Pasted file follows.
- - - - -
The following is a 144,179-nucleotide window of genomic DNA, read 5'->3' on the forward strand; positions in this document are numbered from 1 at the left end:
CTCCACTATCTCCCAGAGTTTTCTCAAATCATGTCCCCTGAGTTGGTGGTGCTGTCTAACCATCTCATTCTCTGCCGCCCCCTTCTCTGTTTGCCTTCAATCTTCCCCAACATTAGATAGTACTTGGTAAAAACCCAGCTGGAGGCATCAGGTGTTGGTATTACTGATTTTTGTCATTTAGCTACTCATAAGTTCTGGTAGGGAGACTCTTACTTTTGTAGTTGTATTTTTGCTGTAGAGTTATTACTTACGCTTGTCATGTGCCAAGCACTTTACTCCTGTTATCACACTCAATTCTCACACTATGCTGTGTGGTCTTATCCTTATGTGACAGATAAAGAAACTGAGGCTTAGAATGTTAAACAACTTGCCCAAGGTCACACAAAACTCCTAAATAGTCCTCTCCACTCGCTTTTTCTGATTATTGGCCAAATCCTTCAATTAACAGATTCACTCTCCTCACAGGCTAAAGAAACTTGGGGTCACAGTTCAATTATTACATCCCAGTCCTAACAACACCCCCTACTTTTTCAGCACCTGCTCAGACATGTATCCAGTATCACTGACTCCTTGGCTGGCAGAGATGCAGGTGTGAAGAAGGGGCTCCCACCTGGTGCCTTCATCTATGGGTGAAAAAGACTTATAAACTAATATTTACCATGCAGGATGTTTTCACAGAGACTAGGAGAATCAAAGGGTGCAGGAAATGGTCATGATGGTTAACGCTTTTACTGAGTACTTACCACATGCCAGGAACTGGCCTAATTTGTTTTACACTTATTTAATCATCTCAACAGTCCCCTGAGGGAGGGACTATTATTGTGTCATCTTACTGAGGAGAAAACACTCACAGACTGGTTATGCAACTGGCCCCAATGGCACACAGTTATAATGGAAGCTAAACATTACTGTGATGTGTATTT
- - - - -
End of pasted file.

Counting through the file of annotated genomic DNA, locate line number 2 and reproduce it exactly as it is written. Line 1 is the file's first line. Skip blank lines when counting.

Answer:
CTCCACTATCTCCCAGAGTTTTCTCAAATCATGTCCCCTGAGTTGGTGGTGCTGTCTAACCATCTCATTCTCTGCCGCCCCCTTCTCTGTTTGCCTTCAATCTTCCCCAACATTAGATAGTACTTGGTAAAAACCCAGCTGGAGGCATCAGGTGTTGGTATTACTGATTTTTGTCATTTAGCTACTCATAAGTTCTGGTAGGGAGACTCTTACTTTTGTAGTTGTATTTTTGCTGTAGAGTTATTACTTACGCTTGTCATGTGCCAAGCACTTTACTCCTGTTATCACACTCAATTCTCACACTATGCTGTGTGGTCTTATCCTTATGTGACAGATAAAGAAACTGAGGCTTAGAATGTTAAACAACTTGCCCAAGGTCACACAAAACTCCTAAATAGTCCTCTCCACTCGCTTTTTCTGATTATTGGCCAAATCCTTCAATTAACAGATTCACTCTCCTCACAGGCTAAAGAAACTTGGGGTCACAGTTCAATTATTACATCCCAGTCCTAACAACACCCCCTACTTTTTCAGCACCTGCTCAGACATGTATCCAGTATCACTGACTCCTTGGCTGGCAGAGATGCAGGTGTGAAGAAGGGGCTCCCACCTGGTGCCTTCATCTATGGGTGAAAAAGACTTATAAACTAATATTTACCATGCAGGATGTTTTCACAGAGACTAGGAGAATCAAAGGGTGCAGGAAATGGTCATGATGGTTAACGCTTTTACTGAGTACTTACCACATGCCAGGAACTGGCCTAATTTGTTTTACACTTATTTAATCATCTCAACAGTCCCCTGAGGGAGGGACTATTATTGTGTCATCTTACTGAGGAGAAAACACTCACAGACTGGTTATGCAACTGGCCCCAATGGCACACAGTTATAATGGAAGCTAAACATTACTGTGATGTGTATTT